At long last, nearly 30 years after their last substantive revisions, the Substance Abuse and Mental Health Services Administration (SAMHSA) has issued a Final Rule amending the Confidentiality of Alcohol and Drug Abuse Patient Records regulations, also known as 42 C.F.R. Part 2. The new Final Rule was issued in an effort to modernize its requirements and facilitate the health information exchange required for participation in new payment models, while addressing the privacy concerns of patients seeking treatment for substance use disorders. The Final Rule was scheduled to be effective February 17, 2017; however, a recent Trump administration regulatory freeze has delayed the effective date until at least March 21, 2017.
In general, 42 C.F.R. Part 2 prohibits the disclosure of substance use disorder diagnosis, referral or treatment information outside of a part 2 program unless there is patient consent. Part 2 programs include:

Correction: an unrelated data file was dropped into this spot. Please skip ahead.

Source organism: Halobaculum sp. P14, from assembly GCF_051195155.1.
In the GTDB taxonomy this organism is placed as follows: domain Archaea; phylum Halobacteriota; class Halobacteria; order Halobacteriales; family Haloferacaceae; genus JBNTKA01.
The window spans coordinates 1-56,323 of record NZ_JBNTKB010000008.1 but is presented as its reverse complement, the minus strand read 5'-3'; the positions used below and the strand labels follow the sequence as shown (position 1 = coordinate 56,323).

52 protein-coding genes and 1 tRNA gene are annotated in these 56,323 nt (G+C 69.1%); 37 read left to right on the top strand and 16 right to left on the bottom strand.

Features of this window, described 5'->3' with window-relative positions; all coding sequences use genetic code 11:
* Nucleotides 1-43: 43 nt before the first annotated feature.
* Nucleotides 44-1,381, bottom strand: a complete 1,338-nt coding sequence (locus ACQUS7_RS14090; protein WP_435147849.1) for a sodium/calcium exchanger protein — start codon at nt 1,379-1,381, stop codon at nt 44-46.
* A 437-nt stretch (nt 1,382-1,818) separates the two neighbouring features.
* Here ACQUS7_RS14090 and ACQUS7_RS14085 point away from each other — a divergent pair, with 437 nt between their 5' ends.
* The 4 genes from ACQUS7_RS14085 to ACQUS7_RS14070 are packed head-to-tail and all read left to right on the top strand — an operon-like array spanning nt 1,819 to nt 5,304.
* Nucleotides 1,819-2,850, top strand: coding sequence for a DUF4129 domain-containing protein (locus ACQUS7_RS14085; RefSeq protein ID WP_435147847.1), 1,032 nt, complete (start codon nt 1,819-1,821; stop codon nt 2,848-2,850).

- Individuals and entities (other than general medical facilities) that hold themselves out as providing, and provide, substance use disorder diagnosis, treatment, or referral for treatment; or
- Identified units within general medical facilities that hold themselves out as providing, and provide, substance use disorder diagnosis, treatment, or referral for treatment; and
- Medical personnel or other staff in general medical facilities whose primary function is the provision of substance use disorder diagnosis, treatment, or referral for treatment and who are identified as such providers;
so long as those programs are federally assisted.
Programs are considered to be federally assisted if they participate in the Medicare program, are authorized to conduct substance dependence maintenance treatment or withdrawal management, or are registered to dispense controlled substances used in the treatment of substance use disorders, among other things.